Moreover, Murray writes, we would be wise to remember Lord Acton’s phrase that freedom is “not the power of doing what we like, but the right of being able to do what we ought.” One lesson taught by the legacy of Thatcher is that economic liberalism should let social conservatism take the lead if it doesn’t want to trip over its own feet.
Fr. Thomas Joseph White and Fr. Austin Litke from the Dominican House of Studies in Washington, D.C. graced a small audience at the World Youth Alliance last Wednesday with a little bluegrass concert. Enjoy a snippet here. (Note: This song represents only one of the three pillars of bluegrass music, namely God, unrequited love, and murder.)
The name, by the way, comes from Flannery O’Connor who used the term in a 1955 letter regarding an upcoming TV interview:
“Everybody who has read Wise Blood thinks I’m a hillbilly nihilist, whereas I would like to create the impression over the television that I’m a hillbilly Thomist, but I will probably not be able to think of anything to say to [the interviewer] but ‘Huh?’ and ‘Ah dunno.’ When I come back I’ll probably have to spend three months day and night in the chicken pen to counteract these evil influences.”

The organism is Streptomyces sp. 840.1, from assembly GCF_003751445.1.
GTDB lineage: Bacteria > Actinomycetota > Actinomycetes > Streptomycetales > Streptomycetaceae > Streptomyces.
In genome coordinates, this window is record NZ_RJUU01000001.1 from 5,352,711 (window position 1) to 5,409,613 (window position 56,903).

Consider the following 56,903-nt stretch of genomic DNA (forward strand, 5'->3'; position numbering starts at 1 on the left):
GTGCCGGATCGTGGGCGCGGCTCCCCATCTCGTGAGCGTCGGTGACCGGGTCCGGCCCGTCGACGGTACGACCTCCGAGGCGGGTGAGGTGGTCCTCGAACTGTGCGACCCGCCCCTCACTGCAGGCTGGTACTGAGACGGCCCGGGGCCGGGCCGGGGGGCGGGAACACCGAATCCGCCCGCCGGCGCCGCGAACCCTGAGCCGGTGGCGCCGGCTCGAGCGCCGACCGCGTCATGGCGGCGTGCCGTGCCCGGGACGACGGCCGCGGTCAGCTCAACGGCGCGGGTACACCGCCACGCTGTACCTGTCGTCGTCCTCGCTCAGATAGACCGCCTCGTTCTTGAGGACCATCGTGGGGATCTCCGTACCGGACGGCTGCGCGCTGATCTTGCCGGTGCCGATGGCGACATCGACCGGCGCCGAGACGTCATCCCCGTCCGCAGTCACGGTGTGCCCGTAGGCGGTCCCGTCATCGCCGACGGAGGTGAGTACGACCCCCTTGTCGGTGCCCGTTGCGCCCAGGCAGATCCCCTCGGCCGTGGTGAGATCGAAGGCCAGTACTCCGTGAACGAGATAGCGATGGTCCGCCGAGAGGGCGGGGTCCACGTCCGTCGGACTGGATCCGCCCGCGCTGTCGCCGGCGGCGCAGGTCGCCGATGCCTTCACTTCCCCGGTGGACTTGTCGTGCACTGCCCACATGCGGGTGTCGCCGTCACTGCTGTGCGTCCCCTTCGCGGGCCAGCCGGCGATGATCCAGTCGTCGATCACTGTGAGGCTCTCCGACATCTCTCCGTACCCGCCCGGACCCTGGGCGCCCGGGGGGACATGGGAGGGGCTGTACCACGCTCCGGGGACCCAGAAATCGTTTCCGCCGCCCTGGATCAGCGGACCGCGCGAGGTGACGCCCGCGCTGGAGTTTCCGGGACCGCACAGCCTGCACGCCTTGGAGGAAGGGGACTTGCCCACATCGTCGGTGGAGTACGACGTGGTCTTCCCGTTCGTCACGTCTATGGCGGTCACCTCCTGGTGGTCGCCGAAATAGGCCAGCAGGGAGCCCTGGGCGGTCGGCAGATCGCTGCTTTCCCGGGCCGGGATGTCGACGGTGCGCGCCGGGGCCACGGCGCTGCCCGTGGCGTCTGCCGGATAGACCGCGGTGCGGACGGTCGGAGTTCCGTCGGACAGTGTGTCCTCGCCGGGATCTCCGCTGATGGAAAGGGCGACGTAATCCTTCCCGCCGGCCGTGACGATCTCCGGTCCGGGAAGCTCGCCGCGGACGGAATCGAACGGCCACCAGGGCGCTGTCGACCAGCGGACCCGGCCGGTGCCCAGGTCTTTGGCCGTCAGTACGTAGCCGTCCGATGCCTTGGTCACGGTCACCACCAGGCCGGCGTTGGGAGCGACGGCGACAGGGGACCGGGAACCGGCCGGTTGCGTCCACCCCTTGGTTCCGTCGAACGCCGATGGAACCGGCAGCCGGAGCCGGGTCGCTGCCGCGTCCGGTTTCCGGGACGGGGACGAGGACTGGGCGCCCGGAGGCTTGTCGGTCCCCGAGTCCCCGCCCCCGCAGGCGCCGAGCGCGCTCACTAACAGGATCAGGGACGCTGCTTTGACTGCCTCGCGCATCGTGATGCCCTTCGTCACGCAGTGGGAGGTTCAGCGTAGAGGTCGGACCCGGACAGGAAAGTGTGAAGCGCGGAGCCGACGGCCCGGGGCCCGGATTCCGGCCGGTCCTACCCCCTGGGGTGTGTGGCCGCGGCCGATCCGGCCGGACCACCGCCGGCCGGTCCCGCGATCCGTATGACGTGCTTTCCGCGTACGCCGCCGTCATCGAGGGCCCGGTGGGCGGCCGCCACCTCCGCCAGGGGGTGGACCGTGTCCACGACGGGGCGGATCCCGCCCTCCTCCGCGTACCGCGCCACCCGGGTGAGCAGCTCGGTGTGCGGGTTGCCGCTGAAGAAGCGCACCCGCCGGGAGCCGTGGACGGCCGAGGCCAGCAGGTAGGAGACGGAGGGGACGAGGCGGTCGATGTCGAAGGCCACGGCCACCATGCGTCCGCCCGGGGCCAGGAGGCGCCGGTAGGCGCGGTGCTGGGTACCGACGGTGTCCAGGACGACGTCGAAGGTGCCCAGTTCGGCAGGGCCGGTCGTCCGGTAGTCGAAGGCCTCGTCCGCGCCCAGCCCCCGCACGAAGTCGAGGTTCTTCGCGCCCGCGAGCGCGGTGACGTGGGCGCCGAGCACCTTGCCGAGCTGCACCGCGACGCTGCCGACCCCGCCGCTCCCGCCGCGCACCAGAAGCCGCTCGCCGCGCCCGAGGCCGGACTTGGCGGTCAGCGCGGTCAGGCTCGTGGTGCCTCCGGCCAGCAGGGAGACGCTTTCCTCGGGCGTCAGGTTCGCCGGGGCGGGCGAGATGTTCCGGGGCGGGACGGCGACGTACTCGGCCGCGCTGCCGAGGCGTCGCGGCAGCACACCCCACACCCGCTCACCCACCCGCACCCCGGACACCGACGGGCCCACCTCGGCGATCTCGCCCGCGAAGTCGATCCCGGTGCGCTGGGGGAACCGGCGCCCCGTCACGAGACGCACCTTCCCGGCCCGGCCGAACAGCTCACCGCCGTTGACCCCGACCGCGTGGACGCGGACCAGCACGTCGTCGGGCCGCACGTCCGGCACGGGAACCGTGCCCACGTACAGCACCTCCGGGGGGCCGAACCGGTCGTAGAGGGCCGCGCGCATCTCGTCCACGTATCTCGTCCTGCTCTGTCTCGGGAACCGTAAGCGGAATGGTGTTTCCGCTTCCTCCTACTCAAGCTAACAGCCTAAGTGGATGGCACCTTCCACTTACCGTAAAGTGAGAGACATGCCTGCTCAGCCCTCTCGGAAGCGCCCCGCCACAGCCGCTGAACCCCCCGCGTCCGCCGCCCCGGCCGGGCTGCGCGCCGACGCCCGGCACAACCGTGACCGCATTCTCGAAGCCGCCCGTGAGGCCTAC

The Crossroads Cultural Center, in conjunction with the American Bible Society, will be hosting a presentation by applied scientist Dr. Giorgio Ambrosio and professor of physics and astronomy at the University of Delaware and First Things Advisory Council member Stephen M. Barr.
“The God Particle… and Me:
A Quantum Leap from the Subatomic to the Human”
Saturday, April 13, 2013
American Bible Society
1865 Broadway (corner of 61st Street)
New York, NY
The event is open to the public and free of charge.
According to Vatican Insider, new chemical and mechanical tests carried out at the University of Padua offer further evidence that the Shroud of Turin, the piece of cloth said to have covered the body of Jesus when he was laid in the tomb, does indeed date back to the first century. Professor Giulio Fanti and journalist Saverio Gaeta have published the news in a book Il Mistero della Sindone (The Mystery of the Shroud), which comes out tomorrow. Fanti’s findings will also be published in a magazine and assessed by a scientific committee.
In the midst of political, religious, national, and personal battles, there is one thing that unites all Argentines: Mate.